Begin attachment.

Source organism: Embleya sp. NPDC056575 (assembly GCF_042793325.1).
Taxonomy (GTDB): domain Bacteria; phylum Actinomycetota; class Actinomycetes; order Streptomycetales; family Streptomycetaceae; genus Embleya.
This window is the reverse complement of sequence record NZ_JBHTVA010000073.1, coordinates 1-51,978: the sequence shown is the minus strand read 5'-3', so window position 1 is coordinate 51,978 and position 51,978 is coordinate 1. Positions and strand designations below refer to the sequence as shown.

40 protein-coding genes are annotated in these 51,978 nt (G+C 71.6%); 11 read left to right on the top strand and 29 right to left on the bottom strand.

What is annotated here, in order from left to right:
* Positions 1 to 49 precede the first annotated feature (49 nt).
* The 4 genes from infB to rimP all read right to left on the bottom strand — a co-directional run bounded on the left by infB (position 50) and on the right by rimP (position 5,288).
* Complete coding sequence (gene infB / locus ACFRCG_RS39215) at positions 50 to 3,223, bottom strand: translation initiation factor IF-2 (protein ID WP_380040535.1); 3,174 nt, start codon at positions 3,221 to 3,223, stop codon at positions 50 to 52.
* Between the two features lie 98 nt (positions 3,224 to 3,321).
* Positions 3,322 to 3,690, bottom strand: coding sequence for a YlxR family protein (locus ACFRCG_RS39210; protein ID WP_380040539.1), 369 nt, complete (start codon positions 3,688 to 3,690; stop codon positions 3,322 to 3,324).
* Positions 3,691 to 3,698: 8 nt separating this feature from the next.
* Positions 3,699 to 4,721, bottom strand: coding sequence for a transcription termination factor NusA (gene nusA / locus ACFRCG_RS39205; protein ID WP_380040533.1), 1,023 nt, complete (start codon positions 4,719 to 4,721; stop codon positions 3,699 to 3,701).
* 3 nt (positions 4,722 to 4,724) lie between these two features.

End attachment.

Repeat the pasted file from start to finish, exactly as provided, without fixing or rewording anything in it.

Source organism: Embleya sp. NPDC056575 (assembly GCF_042793325.1).
Taxonomy (GTDB): domain Bacteria; phylum Actinomycetota; class Actinomycetes; order Streptomycetales; family Streptomycetaceae; genus Embleya.
This window is the reverse complement of sequence record NZ_JBHTVA010000073.1, coordinates 1-51,978: the sequence shown is the minus strand read 5'-3', so window position 1 is coordinate 51,978 and position 51,978 is coordinate 1. Positions and strand designations below refer to the sequence as shown.

40 protein-coding genes are annotated in these 51,978 nt (G+C 71.6%); 11 read left to right on the top strand and 29 right to left on the bottom strand.

What is annotated here, in order from left to right:
* Positions 1 to 49 precede the first annotated feature (49 nt).
* The 4 genes from infB to rimP all read right to left on the bottom strand — a co-directional run bounded on the left by infB (position 50) and on the right by rimP (position 5,288).
* Complete coding sequence (gene infB / locus ACFRCG_RS39215) at positions 50 to 3,223, bottom strand: translation initiation factor IF-2 (protein ID WP_380040535.1); 3,174 nt, start codon at positions 3,221 to 3,223, stop codon at positions 50 to 52.
* Between the two features lie 98 nt (positions 3,224 to 3,321).
* Positions 3,322 to 3,690, bottom strand: coding sequence for a YlxR family protein (locus ACFRCG_RS39210; protein ID WP_380040539.1), 369 nt, complete (start codon positions 3,688 to 3,690; stop codon positions 3,322 to 3,324).
* Positions 3,691 to 3,698: 8 nt separating this feature from the next.
* Positions 3,699 to 4,721, bottom strand: coding sequence for a transcription termination factor NusA (gene nusA / locus ACFRCG_RS39205; protein ID WP_380040533.1), 1,023 nt, complete (start codon positions 4,719 to 4,721; stop codon positions 3,699 to 3,701).
* 3 nt (positions 4,722 to 4,724) lie between these two features.